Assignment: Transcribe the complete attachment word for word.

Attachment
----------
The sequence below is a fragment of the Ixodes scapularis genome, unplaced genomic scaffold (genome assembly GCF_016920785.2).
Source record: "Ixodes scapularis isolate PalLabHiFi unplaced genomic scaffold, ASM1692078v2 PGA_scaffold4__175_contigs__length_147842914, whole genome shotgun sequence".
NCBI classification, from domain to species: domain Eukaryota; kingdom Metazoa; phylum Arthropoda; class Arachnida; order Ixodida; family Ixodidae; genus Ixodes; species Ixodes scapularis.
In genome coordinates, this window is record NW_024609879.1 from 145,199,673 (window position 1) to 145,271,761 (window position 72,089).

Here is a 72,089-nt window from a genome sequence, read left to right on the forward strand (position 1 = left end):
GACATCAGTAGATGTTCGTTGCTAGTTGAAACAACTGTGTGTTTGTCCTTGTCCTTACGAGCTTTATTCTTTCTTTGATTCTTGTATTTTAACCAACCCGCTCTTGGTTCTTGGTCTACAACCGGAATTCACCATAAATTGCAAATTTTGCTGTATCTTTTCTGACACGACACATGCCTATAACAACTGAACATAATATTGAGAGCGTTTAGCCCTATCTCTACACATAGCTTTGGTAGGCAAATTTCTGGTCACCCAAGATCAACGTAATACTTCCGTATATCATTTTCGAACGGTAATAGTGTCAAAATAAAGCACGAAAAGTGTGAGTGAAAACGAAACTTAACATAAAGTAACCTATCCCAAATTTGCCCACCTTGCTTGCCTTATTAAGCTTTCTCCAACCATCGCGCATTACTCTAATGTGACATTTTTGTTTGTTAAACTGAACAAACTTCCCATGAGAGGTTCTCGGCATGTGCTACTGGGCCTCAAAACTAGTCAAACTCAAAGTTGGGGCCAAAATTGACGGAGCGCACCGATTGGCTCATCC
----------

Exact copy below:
The sequence below is a fragment of the Ixodes scapularis genome, unplaced genomic scaffold (genome assembly GCF_016920785.2).
Source record: "Ixodes scapularis isolate PalLabHiFi unplaced genomic scaffold, ASM1692078v2 PGA_scaffold4__175_contigs__length_147842914, whole genome shotgun sequence".
NCBI classification, from domain to species: domain Eukaryota; kingdom Metazoa; phylum Arthropoda; class Arachnida; order Ixodida; family Ixodidae; genus Ixodes; species Ixodes scapularis.
In genome coordinates, this window is record NW_024609879.1 from 145,199,673 (window position 1) to 145,271,761 (window position 72,089).

Here is a 72,089-nt window from a genome sequence, read left to right on the forward strand (position 1 = left end):
GACATCAGTAGATGTTCGTTGCTAGTTGAAACAACTGTGTGTTTGTCCTTGTCCTTACGAGCTTTATTCTTTCTTTGATTCTTGTATTTTAACCAACCCGCTCTTGGTTCTTGGTCTACAACCGGAATTCACCATAAATTGCAAATTTTGCTGTATCTTTTCTGACACGACACATGCCTATAACAACTGAACATAATATTGAGAGCGTTTAGCCCTATCTCTACACATAGCTTTGGTAGGCAAATTTCTGGTCACCCAAGATCAACGTAATACTTCCGTATATCATTTTCGAACGGTAATAGTGTCAAAATAAAGCACGAAAAGTGTGAGTGAAAACGAAACTTAACATAAAGTAACCTATCCCAAATTTGCCCACCTTGCTTGCCTTATTAAGCTTTCTCCAACCATCGCGCATTACTCTAATGTGACATTTTTGTTTGTTAAACTGAACAAACTTCCCATGAGAGGTTCTCGGCATGTGCTACTGGGCCTCAAAACTAGTCAAACTCAAAGTTGGGGCCAAAATTGACGGAGCGCACCGATTGGCTCATCC